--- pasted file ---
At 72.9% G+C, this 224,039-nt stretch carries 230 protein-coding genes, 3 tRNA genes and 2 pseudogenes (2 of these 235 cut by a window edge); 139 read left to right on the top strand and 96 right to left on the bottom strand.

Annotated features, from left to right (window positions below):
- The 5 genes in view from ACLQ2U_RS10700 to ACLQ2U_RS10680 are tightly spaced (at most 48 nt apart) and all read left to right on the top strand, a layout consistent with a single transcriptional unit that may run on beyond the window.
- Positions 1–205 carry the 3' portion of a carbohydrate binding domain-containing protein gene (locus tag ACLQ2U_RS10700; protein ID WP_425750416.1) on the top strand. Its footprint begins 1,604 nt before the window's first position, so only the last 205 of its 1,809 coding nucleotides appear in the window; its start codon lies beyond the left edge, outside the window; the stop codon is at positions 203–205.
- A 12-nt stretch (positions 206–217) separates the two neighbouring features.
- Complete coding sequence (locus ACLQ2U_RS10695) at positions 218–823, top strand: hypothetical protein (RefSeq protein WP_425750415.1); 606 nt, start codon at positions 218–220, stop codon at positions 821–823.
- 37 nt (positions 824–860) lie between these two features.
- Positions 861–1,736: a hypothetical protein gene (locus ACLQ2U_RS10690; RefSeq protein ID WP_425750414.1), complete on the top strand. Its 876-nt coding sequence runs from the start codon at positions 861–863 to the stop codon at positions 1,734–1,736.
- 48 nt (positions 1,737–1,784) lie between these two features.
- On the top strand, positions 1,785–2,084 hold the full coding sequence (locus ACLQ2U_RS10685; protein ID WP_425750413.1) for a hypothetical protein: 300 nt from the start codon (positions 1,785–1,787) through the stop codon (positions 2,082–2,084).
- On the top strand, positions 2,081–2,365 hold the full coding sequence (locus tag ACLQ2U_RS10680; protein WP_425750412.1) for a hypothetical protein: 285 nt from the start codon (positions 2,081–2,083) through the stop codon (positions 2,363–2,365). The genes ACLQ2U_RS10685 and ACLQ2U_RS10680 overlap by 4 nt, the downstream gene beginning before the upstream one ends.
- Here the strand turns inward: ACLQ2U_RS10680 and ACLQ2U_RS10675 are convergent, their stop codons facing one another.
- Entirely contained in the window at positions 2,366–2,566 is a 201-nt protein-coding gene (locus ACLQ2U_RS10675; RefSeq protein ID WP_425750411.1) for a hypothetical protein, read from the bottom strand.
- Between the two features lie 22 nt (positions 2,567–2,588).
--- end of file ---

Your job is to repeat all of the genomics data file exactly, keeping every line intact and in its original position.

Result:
At 72.9% G+C, this 224,039-nt stretch carries 230 protein-coding genes, 3 tRNA genes and 2 pseudogenes (2 of these 235 cut by a window edge); 139 read left to right on the top strand and 96 right to left on the bottom strand.

Annotated features, from left to right (window positions below):
- The 5 genes in view from ACLQ2U_RS10700 to ACLQ2U_RS10680 are tightly spaced (at most 48 nt apart) and all read left to right on the top strand, a layout consistent with a single transcriptional unit that may run on beyond the window.
- Positions 1–205 carry the 3' portion of a carbohydrate binding domain-containing protein gene (locus tag ACLQ2U_RS10700; protein ID WP_425750416.1) on the top strand. Its footprint begins 1,604 nt before the window's first position, so only the last 205 of its 1,809 coding nucleotides appear in the window; its start codon lies beyond the left edge, outside the window; the stop codon is at positions 203–205.
- A 12-nt stretch (positions 206–217) separates the two neighbouring features.
- Complete coding sequence (locus ACLQ2U_RS10695) at positions 218–823, top strand: hypothetical protein (RefSeq protein WP_425750415.1); 606 nt, start codon at positions 218–220, stop codon at positions 821–823.
- 37 nt (positions 824–860) lie between these two features.
- Positions 861–1,736: a hypothetical protein gene (locus ACLQ2U_RS10690; RefSeq protein ID WP_425750414.1), complete on the top strand. Its 876-nt coding sequence runs from the start codon at positions 861–863 to the stop codon at positions 1,734–1,736.
- 48 nt (positions 1,737–1,784) lie between these two features.
- On the top strand, positions 1,785–2,084 hold the full coding sequence (locus ACLQ2U_RS10685; protein ID WP_425750413.1) for a hypothetical protein: 300 nt from the start codon (positions 1,785–1,787) through the stop codon (positions 2,082–2,084).
- On the top strand, positions 2,081–2,365 hold the full coding sequence (locus tag ACLQ2U_RS10680; protein WP_425750412.1) for a hypothetical protein: 285 nt from the start codon (positions 2,081–2,083) through the stop codon (positions 2,363–2,365). The genes ACLQ2U_RS10685 and ACLQ2U_RS10680 overlap by 4 nt, the downstream gene beginning before the upstream one ends.
- Here the strand turns inward: ACLQ2U_RS10680 and ACLQ2U_RS10675 are convergent, their stop codons facing one another.
- Entirely contained in the window at positions 2,366–2,566 is a 201-nt protein-coding gene (locus ACLQ2U_RS10675; RefSeq protein ID WP_425750411.1) for a hypothetical protein, read from the bottom strand.
- Between the two features lie 22 nt (positions 2,567–2,588).